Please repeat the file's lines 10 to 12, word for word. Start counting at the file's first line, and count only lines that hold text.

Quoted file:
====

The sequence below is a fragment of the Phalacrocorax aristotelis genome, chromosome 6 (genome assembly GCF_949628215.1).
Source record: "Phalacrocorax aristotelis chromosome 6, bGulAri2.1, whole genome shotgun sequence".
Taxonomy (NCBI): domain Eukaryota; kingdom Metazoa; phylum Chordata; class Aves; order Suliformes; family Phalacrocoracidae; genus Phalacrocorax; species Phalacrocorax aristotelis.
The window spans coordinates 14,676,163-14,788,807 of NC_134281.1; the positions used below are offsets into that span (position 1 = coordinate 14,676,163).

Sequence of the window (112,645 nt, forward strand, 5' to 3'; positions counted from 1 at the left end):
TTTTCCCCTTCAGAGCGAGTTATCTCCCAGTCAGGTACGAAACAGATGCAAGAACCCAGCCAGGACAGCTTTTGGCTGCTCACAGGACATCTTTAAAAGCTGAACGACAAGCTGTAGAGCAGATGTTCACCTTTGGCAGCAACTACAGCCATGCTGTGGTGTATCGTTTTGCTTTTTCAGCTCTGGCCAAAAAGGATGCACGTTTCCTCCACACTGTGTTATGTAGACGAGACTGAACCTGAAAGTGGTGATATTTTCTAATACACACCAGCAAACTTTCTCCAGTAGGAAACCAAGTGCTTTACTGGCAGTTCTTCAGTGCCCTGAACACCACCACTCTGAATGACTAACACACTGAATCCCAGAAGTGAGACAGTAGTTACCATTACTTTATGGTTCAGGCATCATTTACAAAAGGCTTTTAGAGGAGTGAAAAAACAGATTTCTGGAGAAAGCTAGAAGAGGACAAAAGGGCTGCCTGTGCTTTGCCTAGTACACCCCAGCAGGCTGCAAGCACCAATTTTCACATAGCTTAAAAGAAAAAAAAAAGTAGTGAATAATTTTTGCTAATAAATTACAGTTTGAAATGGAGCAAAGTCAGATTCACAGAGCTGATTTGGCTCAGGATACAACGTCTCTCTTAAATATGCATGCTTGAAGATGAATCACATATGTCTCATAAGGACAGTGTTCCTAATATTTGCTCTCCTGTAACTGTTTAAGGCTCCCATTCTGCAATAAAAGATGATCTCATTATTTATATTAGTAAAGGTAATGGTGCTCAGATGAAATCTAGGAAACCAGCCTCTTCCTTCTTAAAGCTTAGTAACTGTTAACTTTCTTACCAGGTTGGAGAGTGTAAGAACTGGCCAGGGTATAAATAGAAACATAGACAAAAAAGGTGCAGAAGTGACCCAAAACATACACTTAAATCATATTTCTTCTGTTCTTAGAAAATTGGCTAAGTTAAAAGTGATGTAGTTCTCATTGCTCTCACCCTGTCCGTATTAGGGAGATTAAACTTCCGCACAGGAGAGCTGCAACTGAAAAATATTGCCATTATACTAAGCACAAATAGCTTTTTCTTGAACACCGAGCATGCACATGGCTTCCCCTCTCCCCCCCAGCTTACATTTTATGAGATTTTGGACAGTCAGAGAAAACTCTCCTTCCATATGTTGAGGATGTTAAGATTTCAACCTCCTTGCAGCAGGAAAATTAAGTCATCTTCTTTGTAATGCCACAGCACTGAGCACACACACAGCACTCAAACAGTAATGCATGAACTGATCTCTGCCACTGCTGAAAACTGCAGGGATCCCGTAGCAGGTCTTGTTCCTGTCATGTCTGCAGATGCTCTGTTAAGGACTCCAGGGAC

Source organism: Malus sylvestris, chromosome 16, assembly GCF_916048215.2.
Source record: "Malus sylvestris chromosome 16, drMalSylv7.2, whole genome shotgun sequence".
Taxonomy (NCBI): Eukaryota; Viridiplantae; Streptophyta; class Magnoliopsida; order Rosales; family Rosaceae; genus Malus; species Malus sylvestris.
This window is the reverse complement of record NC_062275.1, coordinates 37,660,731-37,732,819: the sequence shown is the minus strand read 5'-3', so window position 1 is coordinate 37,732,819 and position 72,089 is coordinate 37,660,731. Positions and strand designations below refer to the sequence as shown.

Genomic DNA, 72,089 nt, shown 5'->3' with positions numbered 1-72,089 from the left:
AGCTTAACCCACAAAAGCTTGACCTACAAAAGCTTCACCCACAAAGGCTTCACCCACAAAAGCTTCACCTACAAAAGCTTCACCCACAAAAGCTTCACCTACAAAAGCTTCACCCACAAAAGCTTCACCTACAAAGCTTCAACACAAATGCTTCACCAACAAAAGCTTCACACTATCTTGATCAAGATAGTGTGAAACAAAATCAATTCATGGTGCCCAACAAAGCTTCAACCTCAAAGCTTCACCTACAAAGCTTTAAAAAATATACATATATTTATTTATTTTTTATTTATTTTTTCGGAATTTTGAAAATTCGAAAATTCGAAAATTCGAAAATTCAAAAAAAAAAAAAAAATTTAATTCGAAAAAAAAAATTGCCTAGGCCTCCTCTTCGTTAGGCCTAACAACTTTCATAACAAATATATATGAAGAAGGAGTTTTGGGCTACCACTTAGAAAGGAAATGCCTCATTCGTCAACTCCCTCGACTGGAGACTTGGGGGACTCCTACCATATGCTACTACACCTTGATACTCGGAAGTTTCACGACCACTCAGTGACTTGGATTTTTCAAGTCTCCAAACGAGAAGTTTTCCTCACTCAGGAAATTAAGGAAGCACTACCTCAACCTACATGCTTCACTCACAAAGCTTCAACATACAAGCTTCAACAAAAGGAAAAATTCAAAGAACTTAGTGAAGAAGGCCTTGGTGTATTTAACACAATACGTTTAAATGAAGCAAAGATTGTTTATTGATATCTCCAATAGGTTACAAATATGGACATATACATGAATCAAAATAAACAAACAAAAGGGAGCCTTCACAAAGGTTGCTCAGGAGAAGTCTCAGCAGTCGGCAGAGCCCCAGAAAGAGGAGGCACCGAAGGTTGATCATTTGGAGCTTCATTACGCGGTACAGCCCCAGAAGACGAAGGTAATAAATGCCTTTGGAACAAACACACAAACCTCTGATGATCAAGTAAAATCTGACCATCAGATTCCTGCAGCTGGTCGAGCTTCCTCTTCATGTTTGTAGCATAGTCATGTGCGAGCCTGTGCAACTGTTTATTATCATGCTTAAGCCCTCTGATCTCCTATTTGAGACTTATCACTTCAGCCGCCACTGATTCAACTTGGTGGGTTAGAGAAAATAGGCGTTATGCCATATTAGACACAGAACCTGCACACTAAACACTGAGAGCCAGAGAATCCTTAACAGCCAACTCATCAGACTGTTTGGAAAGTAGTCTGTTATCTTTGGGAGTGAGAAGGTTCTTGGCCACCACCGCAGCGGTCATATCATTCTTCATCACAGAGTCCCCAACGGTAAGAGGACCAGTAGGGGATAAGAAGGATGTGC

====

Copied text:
This window is the reverse complement of record NC_062275.1, coordinates 37,660,731-37,732,819: the sequence shown is the minus strand read 5'-3', so window position 1 is coordinate 37,732,819 and position 72,089 is coordinate 37,660,731. Positions and strand designations below refer to the sequence as shown.

Genomic DNA, 72,089 nt, shown 5'->3' with positions numbered 1-72,089 from the left:
AGCTTAACCCACAAAAGCTTGACCTACAAAAGCTTCACCCACAAAGGCTTCACCCACAAAAGCTTCACCTACAAAAGCTTCACCCACAAAAGCTTCACCTACAAAAGCTTCACCCACAAAAGCTTCACCTACAAAGCTTCAACACAAATGCTTCACCAACAAAAGCTTCACACTATCTTGATCAAGATAGTGTGAAACAAAATCAATTCATGGTGCCCAACAAAGCTTCAACCTCAAAGCTTCACCTACAAAGCTTTAAAAAATATACATATATTTATTTATTTTTTATTTATTTTTTCGGAATTTTGAAAATTCGAAAATTCGAAAATTCGAAAATTCAAAAAAAAAAAAAAAATTTAATTCGAAAAAAAAAATTGCCTAGGCCTCCTCTTCGTTAGGCCTAACAACTTTCATAACAAATATATATGAAGAAGGAGTTTTGGGCTACCACTTAGAAAGGAAATGCCTCATTCGTCAACTCCCTCGACTGGAGACTTGGGGGACTCCTACCATATGCTACTACACCTTGATACTCGGAAGTTTCACGACCACTCAGTGACTTGGATTTTTCAAGTCTCCAAACGAGAAGTTTTCCTCACTCAGGAAATTAAGGAAGCACTACCTCAACCTACATGCTTCACTCACAAAGCTTCAACATACAAGCTTCAACAAAAGGAAAAATTCAAAGAACTTAGTGAAGAAGGCCTTGGTGTATTTAACACAATACGTTTAAATGAAGCAAAGATTGTTTATTGATATCTCCAATAGGTTACAAATATGGACATATACATGAATCAAAATAAACAAACAAAAGGGAGCCTTCACAAAGGTTGCTCAGGAGAAGTCTCAGCAGTCGGCAGAGCCCCAGAAAGAGGAGGCACCGAAGGTTGATCATTTGGAGCTTCATTACGCGGTACAGCCCCAGAAGACGAAGGTAATAAATGCCTTTGGAACAAACACACAAACCTCTGATGATCAAGTAAAATCTGACCATCAGATTCCTGCAGCTGGTCGAGCTTCCTCTTCATGTTTGTAGCATAGTCATGTGCGAGCCTGTGCAACTGTTTATTATCATGCTTAAGCCCTCTGATCTCCTATTTGAGACTTATCACTTCAGCCGCCACTGATTCAACTTGGTGGGTTAGAGAAAATAGGCGTTATGCCATATTAGACACAGAACCTGCACACTAAACACTGAGAGCCAGAGAATCCTTAACAGCCAACTCATCAGACTGTTTGGAAAGTAGTCTGTTATCTTTGGGAGTGAGAAGGTTCTTGGCCACCACCGCAGCGGTCATATCATTCTTCATCACAGAGTCCCCAACGGTAAGAGGACCAGTAGGGGATAAGAAGGATGTGC